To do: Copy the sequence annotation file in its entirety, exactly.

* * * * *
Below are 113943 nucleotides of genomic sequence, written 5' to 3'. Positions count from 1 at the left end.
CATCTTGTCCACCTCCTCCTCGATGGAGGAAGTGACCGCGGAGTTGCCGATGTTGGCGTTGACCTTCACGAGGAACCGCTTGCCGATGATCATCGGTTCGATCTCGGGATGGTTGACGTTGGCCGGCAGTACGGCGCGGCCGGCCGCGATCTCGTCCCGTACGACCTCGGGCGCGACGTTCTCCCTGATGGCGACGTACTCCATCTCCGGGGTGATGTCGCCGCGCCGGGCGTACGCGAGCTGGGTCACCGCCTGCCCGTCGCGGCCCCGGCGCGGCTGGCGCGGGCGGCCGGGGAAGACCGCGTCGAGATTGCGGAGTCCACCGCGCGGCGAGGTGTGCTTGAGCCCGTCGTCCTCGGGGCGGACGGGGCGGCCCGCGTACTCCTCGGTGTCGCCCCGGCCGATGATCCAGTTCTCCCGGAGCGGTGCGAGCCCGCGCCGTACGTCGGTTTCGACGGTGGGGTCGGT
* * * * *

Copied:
Below are 113943 nucleotides of genomic sequence, written 5' to 3'. Positions count from 1 at the left end.
CATCTTGTCCACCTCCTCCTCGATGGAGGAAGTGACCGCGGAGTTGCCGATGTTGGCGTTGACCTTCACGAGGAACCGCTTGCCGATGATCATCGGTTCGATCTCGGGATGGTTGACGTTGGCCGGCAGTACGGCGCGGCCGGCCGCGATCTCGTCCCGTACGACCTCGGGCGCGACGTTCTCCCTGATGGCGACGTACTCCATCTCCGGGGTGATGTCGCCGCGCCGGGCGTACGCGAGCTGGGTCACCGCCTGCCCGTCGCGGCCCCGGCGCGGCTGGCGCGGGCGGCCGGGGAAGACCGCGTCGAGATTGCGGAGTCCACCGCGCGGCGAGGTGTGCTTGAGCCCGTCGTCCTCGGGGCGGACGGGGCGGCCCGCGTACTCCTCGGTGTCGCCCCGGCCGATGATCCAGTTCTCCCGGAGCGGTGCGAGCCCGCGCCGTACGTCGGTTTCGACGGTGGGGTCGGT